>
> You can certainly create a spreadsheet without client side scripting.


I think the point is that it is very hard to make a usable corporate
intranet application without serious scripting. A big issue is that
many intranet developers are Windows developers who think in terms of
Windows applications and write really appalling browser applications.


[...]
>>>> Some people suggested using
>>>> packages like prototype to use UJS. Other suggested code becomes

>
> Prototype users will suggest you use Prototype for everything. They
> are married to it, so it is in their interest to keep it in fashion.


I agree with that. They think that since you've downloaded it once and
it's cached, what's the issue? But many sites use it for very trivial
functions that could have been written in a few lines, yet visitors are
forced to suck down maybe 300kB of libraries to do it.


>>> Why would you need Prototype to follow these rules? At best it
>>> abstracts the task of attaching listeners to elements (to avoid inline
>>> event handlers), but at worst it abstracts browser sniffing. It is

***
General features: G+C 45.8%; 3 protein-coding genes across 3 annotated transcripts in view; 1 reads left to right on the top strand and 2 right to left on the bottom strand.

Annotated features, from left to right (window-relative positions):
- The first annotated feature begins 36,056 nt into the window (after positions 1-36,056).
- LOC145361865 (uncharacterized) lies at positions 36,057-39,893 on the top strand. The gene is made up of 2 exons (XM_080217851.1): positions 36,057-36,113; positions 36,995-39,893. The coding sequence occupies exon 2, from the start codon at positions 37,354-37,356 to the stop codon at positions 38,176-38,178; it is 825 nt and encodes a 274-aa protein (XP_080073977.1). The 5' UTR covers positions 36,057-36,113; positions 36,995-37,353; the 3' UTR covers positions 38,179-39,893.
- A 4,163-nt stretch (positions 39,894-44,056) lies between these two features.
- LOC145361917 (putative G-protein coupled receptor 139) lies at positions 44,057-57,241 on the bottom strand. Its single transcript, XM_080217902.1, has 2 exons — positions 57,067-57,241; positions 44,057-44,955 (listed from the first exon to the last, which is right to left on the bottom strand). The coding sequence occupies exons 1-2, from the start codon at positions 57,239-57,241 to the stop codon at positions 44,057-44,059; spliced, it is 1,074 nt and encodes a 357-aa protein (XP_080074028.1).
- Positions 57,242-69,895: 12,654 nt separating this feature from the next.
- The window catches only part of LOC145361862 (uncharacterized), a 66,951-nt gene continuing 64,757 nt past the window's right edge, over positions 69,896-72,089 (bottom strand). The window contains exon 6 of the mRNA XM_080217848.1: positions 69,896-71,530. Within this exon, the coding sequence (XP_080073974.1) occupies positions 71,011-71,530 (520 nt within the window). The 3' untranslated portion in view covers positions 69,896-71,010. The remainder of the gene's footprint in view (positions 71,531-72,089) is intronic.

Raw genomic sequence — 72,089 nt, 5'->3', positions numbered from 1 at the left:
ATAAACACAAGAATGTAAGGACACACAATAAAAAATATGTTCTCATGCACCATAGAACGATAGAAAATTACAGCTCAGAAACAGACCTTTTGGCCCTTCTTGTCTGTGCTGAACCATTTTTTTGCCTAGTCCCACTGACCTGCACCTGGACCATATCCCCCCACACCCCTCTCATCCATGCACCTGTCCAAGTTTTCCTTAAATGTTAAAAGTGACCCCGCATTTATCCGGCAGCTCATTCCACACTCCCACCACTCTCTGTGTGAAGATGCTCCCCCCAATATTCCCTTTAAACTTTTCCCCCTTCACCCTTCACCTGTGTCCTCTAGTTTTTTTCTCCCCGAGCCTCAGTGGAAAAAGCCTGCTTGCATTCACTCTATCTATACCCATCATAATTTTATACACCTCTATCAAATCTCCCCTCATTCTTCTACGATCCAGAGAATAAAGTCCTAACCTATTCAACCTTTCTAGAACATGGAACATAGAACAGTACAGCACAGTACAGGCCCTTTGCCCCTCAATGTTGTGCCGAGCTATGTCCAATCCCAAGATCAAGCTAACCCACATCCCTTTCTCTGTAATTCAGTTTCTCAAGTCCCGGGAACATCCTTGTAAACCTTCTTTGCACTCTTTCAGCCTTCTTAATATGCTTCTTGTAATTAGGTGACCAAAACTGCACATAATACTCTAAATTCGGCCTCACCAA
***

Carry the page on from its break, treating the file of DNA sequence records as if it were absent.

>>> also bloated with lots of AJAX code that most sites will never need.

>> I googled and found a blog where the guy was worried that UJS is
>> increasing the amount of code written. So he suggested the use of
>> Prototype. I personally don't like using Prototypes (they are overkill,
>> usually). It's like having a cannon to kill a rabbit.

>
> Prototype and other libs like it are massive overkill, especially when
> you consider that most sites do not need AJAX at all. I don't think I
> have ever seen Prototype without Scriptaculous (sp?) beside it and
> that is something like 150K added and often for nothing more than a
> few special effects. That's almost as stupid as using Flash.


I love Flash - I use FlashBlock to get rid of all Flash content :-) I
wish I could just as effectively get rid of annoying scriptaculous effects.


--
Rob
"We shall not cease from exploration, and the end of all our
exploring will be to arrive where we started and know the
place for the first time." -- T. S. Eliot

David Mark 07-21-2007 06:29 PM

Re: Share your views on unobtrusive javascript
 
On Jul 21, 1:32 am, d d <dd_no_s...@please.net> wrote:
> David Mark wrote:
> > 3. Don't write code forks for specific browsers. Use object and
> > feature detection instead of sniffing out specific browsers, versions,
> > etc. You would think this one goes without saying at this point in
> > time, but many sites break this rule.

>
> I think this one falls into the same camp as the "eval is evil" mantra.
> It's just not true that you don't ever need to fork for browsers, just
> like using eval isn't always evil (sometimes it is necessary).
>
> The same goes for browser forking. I could list probably a dozen cases
> where browser forking is absolutely necessary (and I'm sure you'll ask
> me to ;-). Here are a few cases that I've had to fork for: